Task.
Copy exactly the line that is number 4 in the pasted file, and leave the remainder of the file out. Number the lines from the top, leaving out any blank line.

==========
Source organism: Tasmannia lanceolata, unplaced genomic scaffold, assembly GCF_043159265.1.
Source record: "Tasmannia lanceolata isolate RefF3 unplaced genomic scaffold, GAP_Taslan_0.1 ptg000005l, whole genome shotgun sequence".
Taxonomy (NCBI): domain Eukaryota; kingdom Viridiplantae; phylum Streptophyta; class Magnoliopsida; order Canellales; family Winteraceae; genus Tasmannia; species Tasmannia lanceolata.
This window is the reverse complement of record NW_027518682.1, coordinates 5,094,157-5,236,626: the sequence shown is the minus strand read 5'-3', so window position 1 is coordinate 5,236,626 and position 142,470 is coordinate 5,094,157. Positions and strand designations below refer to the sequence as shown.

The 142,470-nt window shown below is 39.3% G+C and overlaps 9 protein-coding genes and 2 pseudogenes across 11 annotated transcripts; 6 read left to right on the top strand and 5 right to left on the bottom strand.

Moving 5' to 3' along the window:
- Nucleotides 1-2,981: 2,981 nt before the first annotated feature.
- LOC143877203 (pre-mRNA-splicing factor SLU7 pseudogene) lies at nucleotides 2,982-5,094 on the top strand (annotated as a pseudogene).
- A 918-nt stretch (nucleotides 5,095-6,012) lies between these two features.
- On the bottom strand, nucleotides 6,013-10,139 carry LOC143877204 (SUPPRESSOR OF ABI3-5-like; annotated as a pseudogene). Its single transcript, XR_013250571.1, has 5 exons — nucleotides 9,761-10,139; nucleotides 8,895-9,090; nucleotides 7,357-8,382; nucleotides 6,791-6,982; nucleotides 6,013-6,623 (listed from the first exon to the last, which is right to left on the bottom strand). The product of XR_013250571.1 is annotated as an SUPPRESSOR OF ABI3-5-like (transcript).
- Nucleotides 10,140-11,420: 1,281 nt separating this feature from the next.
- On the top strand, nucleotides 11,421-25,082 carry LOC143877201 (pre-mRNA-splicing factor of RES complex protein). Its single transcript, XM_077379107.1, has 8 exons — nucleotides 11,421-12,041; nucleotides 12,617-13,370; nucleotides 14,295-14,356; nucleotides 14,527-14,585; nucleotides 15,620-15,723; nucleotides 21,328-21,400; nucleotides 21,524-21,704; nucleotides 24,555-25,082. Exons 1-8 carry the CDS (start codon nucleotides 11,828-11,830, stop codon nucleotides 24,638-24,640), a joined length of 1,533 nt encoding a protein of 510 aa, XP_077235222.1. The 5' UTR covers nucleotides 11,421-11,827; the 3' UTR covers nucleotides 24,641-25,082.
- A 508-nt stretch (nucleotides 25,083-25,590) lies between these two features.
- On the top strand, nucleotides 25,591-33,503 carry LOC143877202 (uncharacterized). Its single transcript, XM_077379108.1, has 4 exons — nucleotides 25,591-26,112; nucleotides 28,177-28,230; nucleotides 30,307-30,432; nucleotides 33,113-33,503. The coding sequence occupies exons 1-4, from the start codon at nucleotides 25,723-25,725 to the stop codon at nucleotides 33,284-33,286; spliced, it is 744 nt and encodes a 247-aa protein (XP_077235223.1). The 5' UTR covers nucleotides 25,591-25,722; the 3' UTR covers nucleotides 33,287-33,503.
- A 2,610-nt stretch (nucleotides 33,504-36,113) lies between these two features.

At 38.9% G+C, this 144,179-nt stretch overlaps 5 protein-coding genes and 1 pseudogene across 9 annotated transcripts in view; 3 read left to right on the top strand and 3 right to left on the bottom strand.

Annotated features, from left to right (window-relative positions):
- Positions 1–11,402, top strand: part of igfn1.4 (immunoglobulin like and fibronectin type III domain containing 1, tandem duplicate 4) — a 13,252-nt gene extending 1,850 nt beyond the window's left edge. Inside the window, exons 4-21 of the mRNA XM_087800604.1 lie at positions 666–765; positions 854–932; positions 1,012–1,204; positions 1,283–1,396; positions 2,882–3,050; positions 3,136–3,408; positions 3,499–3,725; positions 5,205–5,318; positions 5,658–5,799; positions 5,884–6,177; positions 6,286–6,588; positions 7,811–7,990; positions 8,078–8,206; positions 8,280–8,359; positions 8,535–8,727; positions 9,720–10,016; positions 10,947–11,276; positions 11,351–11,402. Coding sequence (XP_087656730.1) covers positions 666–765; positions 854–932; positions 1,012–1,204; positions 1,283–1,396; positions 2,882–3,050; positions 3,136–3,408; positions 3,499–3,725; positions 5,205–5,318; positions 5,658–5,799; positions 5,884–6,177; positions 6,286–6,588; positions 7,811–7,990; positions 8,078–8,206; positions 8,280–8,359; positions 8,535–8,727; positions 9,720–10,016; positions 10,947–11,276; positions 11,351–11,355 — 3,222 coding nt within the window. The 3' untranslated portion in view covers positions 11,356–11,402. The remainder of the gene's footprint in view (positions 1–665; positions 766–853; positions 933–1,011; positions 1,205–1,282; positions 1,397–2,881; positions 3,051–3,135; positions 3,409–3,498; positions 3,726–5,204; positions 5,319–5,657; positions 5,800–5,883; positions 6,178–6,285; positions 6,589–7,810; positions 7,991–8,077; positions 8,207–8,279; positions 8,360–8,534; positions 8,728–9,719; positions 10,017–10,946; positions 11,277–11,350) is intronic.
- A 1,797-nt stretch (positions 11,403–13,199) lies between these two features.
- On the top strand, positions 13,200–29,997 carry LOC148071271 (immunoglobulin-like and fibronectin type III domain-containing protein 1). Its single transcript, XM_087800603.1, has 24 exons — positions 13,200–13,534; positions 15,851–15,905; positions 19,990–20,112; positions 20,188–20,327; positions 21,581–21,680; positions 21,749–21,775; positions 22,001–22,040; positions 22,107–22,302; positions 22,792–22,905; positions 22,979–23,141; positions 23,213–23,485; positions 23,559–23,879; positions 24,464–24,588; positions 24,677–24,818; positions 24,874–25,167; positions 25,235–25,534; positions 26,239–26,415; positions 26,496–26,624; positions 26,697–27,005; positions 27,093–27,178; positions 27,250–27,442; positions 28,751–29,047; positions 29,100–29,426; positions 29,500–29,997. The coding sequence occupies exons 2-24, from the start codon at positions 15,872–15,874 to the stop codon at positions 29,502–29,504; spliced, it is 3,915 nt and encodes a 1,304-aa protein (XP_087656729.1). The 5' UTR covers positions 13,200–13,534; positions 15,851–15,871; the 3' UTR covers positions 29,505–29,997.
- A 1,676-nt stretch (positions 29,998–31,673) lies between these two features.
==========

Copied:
This window is the reverse complement of record NW_027518682.1, coordinates 5,094,157-5,236,626: the sequence shown is the minus strand read 5'-3', so window position 1 is coordinate 5,236,626 and position 142,470 is coordinate 5,094,157. Positions and strand designations below refer to the sequence as shown.